Daily News
by Gail Helmer

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Wednesday July 25, 2001

PC News

World War II Online Patch 1.2.0 Released
Playnet and Cornered Rat Software have announced the patch release 1.2.0 for "World War II Online". The patch is about 19 megs and will auto-update when you log into a game world. For further details on the patch and release notes click here.

Carl Norman To Undergo Triple Bypass Surgery
Your Thoughts and Prayers Requested! We learned today that the venerable Carl Norman, Executive Producer at Ubi Soft Entertainment, will be undergoing open heart surgery tomorrow (UPDATE: His surgery has been moved back to Friday July 27th).

COMBATSIM.COM Publisher, Douglas Helmer, spoke to Carl today and reports that although he sounded a bit nervous, he's a former Marine and he's prepared to suck it up. We would like you all to join with us in sending Carl our thoughts and prayers for a successful surgery and a speedy recovery! Carl will be undergoing triple bypass surgery at the Marin General Hospital in Greenbrae, California.

Carl Norman is best known in the combat simulations community for the Strategic Simulations, Inc. (SSI) series of Flanker jet combat simulations. (Note: We'll keep you all posted as to Carl's progress; we should also have his hospital room number by tomorrow so we can send him those get well cards).

Combat Command 2 Patch Released
Shrapnel Games announced today the release of a new Combat Command 2: Danger Forward! patch. The version 1.02 patch fixes three bugs and adds a PBEM feature. Combat Command 2: Danger Forward! is a unique game system that recreates engagements of WWII. Emphasizing command control and combined arms, the first volume of the series, Danger Forward, focuses on the Mediterranean and Western Front, from 1940-1945. Click here for the patch.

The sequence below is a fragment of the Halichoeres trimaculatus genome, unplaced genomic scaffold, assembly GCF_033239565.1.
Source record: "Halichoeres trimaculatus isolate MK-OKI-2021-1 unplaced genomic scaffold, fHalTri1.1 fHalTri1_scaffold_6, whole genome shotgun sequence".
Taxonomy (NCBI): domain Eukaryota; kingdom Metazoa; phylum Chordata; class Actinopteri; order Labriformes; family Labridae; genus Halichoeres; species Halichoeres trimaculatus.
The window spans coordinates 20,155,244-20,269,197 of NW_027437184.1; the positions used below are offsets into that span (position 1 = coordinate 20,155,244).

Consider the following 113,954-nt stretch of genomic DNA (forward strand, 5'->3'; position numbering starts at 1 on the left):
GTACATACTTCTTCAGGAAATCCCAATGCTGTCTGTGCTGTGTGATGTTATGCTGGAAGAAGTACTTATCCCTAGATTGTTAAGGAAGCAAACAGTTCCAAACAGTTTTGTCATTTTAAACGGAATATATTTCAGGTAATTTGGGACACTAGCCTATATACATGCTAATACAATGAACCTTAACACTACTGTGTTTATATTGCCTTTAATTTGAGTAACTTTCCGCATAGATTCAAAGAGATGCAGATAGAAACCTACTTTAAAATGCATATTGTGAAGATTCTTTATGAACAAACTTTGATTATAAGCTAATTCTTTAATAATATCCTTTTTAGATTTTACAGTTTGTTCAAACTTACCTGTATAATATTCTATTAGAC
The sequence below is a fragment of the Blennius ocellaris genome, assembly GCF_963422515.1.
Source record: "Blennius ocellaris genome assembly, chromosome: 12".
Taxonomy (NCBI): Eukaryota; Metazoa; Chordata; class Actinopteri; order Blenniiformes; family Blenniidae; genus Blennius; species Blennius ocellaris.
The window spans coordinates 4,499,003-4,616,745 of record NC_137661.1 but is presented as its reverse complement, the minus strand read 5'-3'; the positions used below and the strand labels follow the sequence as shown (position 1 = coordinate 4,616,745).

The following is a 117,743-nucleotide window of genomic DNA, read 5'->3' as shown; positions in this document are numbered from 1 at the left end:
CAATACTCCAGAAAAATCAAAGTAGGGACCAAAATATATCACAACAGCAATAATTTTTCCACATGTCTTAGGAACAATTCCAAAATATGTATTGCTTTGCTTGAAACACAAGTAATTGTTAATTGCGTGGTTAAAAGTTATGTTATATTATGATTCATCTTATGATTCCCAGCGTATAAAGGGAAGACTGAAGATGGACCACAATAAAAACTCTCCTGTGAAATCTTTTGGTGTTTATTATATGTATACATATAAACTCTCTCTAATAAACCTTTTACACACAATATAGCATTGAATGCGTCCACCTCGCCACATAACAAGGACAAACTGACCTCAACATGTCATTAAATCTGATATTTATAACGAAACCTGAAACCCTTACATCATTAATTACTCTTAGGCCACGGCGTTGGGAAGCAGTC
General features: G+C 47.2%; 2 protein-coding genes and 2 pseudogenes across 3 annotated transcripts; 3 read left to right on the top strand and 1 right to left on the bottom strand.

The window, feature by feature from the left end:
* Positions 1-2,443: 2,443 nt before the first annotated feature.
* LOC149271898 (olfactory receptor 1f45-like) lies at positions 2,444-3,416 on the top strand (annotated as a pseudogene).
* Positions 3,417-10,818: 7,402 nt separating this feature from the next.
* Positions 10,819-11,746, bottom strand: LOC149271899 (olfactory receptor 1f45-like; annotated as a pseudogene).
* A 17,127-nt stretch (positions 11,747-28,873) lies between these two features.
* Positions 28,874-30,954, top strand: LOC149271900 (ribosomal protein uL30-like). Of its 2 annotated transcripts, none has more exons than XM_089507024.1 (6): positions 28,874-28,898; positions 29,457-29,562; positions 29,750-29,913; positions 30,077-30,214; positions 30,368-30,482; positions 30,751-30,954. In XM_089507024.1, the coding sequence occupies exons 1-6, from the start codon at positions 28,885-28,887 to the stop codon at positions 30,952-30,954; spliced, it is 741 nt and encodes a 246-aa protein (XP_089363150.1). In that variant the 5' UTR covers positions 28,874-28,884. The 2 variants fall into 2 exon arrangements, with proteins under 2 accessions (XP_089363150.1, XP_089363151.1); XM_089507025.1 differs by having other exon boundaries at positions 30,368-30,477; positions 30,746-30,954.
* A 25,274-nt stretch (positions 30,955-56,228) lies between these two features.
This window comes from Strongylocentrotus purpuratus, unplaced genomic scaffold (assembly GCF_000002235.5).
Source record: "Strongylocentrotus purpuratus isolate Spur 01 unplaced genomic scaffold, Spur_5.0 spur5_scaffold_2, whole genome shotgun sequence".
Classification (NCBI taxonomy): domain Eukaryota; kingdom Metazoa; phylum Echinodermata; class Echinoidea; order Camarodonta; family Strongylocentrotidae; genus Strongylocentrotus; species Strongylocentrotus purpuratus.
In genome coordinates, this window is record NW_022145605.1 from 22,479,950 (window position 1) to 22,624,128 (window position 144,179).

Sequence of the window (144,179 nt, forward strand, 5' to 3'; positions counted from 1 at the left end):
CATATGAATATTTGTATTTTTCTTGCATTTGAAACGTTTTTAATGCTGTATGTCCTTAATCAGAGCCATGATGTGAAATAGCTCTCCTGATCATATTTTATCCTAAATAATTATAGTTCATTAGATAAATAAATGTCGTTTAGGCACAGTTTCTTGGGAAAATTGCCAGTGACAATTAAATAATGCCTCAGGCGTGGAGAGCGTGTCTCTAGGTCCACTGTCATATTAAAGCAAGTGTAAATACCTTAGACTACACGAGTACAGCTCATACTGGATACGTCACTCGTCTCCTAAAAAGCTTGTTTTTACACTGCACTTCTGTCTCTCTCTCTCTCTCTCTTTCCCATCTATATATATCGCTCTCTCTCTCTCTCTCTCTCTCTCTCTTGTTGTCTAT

Europa Universalis Sequel Announced
Swedish games developer Paradox Entertainment is busy working on the sequel to Europa Universalis. That game has been fully localized to more than ten languages around the world and has carved a reputation for being one of the most solid historical games ever released. Scheduled to arrive this Christmas, Europa Universalis II broadens the games scope even further.



Players can choose between the 8 European superpowers and any nation that ever existed in the world. That is over 100 playable nations, including the Japanese Shogunate, the Chinese Empire and African tribes. Europa Universalis II will feature 100 years of additional history including the hundred years war and the whole Napoleonic Era! The game will span more than four hundred years (1419-1820) and give the players hundreds of game hours. Several key features in the game will be open for players to change according to their own tastes, such as historical event flow and scenario constructions, etc. A matchmaking function, to simplify online gaming and server hosting will be worked into the game. Click here for more information on Europa Universalis II.

Check out our previous coverage of Europa Universalis.

WWI Comes To CFS2
Alpha Simulations and Just Flight have announced the release of the WWI add-on to Combat Flight Simulator 2, "Combat Aces". It contains 20 aircraft and as well as classic machines like the S.E.5A, the Sopwith Camel and the Fokker Triplane, the Zeppelin Staaken bomber, Handley Page 0/400 and Fokker DVIII. "Combat Aces" includes seventy missions, six campaigns, summer and winter terrain, 'droppable' bombs, mechanics that shout "contact" as you start your engine, and Zeppelin raids on London. Click here for more information.



Military News

XCOR Aerospace Begins Manned Flight Testing Of EZ-Rocket
XCOR Aerospace today announced that it has begun flight tests of a manned rocket aircraft, the EZ-Rocket. The first successful flight test was performed on July 21 at Mojave Airport. The EZ-Rocket is a modified Long-EZ airplane, and powered by twin 400 pound thrust rocket engines designed and built by XCOR Aerospace.